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Title: Computing on Large, Sparse Datasets and Error-Prone Fabrics
Authors: Golnari, Pareesa Ameneh
Advisors: Malik, Sharad
Contributors: Electrical Engineering Department
Keywords: crs
error-tolerant computing
soft error
sparse formats
Subjects: Electrical engineering
Computer engineering
Issue Date: 2018
Publisher: Princeton, NJ : Princeton University
Abstract: In this dissertation we study problems arising from two trends: computation on large and sparse datasets and computing on error-prone fabrics. Every year the dataset sizes are growing. However, many of these large datasets are sparse, i.e., the majority of the data is zero. Therefore, skipping the zero elements can considerably accelerate computation on these datasets. We focus on accelerating a common kernel for sparse computation, sparse matrix-matrix multiplication (SpMM), and propose a high-performance and scalable systolic accelerator that minimizes the bandwidth-to-memory requirement and accelerates this operation 9-30 times compared to state-of-the-art. We also study sparse formats used to store sparse datasets. These formats help with reducing the required bandwidth and storage by storing only the non-zero elements. We modify the popular sparse format: CRS and propose the InCRS format that improves non-regular accesses. We show that this modification reduces the required memory accesses and consequently accelerates SpMM 5-12 times. As transistor scaling continues, devices are getting more unreliable and result in errors in the systems built out of them. We provide a framework that allows for comparing the error tolerance of different sparse data formats and choosing the most appropriate format for an arbitrary application. As case studies, we compare the performance of different formats for two machine learning applications, RBM and PCA, and a set of linear algebra operations. We also study error-tolerant processors built on error-prone fabrics that allow for errors in the architectural states. We formalize the minimal requirements for these processors to assure that they potentially provide useful results are progress, preventing the error effects to accumulate over time, and executing the essential parts of the program. We propose a framework to model the control flow of these processors, capturing the effects of errors and protection mechanisms, and to verify the reliability properties on them. As case studies, we verify these properties on two recent error-tolerant processors, PPU and ERSA, and propose modifications to these designs to satisfy the minimal reliability requirements.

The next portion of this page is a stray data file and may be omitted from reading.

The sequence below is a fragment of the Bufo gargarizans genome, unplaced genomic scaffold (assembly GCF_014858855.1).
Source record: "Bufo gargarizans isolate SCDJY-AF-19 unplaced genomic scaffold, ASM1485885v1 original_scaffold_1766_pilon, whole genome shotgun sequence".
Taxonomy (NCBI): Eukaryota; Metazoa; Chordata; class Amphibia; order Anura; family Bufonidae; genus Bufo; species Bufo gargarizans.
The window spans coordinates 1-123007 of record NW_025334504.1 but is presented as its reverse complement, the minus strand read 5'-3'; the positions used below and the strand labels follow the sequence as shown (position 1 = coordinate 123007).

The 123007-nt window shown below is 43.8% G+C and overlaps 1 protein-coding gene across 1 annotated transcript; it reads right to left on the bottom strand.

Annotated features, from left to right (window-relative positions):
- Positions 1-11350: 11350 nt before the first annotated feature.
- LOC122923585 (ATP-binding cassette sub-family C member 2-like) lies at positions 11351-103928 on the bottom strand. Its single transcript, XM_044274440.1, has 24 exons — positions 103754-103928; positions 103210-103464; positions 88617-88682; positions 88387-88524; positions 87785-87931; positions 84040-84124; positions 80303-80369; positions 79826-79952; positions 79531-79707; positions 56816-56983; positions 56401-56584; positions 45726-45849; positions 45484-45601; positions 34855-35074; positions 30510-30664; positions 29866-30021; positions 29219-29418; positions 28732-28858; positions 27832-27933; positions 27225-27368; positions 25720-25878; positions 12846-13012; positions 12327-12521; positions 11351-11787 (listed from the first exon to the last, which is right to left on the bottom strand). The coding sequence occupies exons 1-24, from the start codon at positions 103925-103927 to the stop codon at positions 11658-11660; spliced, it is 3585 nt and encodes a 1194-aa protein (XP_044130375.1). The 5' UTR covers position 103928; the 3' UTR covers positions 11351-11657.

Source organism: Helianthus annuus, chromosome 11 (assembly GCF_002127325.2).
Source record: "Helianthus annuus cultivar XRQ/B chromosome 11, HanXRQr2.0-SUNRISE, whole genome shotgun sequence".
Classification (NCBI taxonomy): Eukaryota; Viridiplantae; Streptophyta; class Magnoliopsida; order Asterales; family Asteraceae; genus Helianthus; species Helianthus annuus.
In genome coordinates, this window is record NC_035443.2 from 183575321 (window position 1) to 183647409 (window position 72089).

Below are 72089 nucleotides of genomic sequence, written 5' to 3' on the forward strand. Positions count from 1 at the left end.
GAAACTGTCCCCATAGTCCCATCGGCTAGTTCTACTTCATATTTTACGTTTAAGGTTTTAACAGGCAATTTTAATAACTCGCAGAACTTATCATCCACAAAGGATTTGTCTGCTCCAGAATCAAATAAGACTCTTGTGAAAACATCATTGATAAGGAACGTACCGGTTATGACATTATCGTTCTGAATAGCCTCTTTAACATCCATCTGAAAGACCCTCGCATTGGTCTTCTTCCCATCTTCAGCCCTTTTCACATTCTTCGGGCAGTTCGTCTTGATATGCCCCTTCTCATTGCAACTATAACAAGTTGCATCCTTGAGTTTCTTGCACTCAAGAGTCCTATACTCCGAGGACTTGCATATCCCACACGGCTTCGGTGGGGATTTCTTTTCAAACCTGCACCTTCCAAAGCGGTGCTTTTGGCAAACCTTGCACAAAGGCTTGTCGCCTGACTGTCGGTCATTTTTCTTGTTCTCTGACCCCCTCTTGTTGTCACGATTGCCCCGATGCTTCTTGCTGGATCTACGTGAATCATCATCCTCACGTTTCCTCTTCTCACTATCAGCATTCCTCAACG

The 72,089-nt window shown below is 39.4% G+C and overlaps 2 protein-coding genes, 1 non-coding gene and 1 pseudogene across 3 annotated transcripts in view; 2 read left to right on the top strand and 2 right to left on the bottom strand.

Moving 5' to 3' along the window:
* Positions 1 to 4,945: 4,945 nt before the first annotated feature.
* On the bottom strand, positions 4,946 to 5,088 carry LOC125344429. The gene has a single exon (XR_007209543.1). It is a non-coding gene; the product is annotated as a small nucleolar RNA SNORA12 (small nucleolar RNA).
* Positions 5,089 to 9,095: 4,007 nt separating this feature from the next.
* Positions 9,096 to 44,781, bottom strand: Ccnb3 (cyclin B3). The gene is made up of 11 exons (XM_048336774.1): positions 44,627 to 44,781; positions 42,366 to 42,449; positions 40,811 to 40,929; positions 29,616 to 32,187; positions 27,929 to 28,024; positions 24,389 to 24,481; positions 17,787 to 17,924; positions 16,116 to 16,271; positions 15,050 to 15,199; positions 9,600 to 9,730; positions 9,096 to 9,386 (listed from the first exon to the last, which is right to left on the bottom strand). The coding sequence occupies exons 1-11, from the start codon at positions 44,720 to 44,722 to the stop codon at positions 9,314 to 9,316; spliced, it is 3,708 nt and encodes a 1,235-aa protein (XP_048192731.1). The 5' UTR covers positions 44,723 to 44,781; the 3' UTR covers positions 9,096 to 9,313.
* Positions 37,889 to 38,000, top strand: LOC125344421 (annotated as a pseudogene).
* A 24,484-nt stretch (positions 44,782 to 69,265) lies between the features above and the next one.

Alternate format: The Mudd Manuscript Library retains one bound copy of each dissertation. Search for these copies in the library's main catalog:
Type of Material: Academic dissertations (Ph.D.)
Language: en
Appears in Collections:Electrical Engineering

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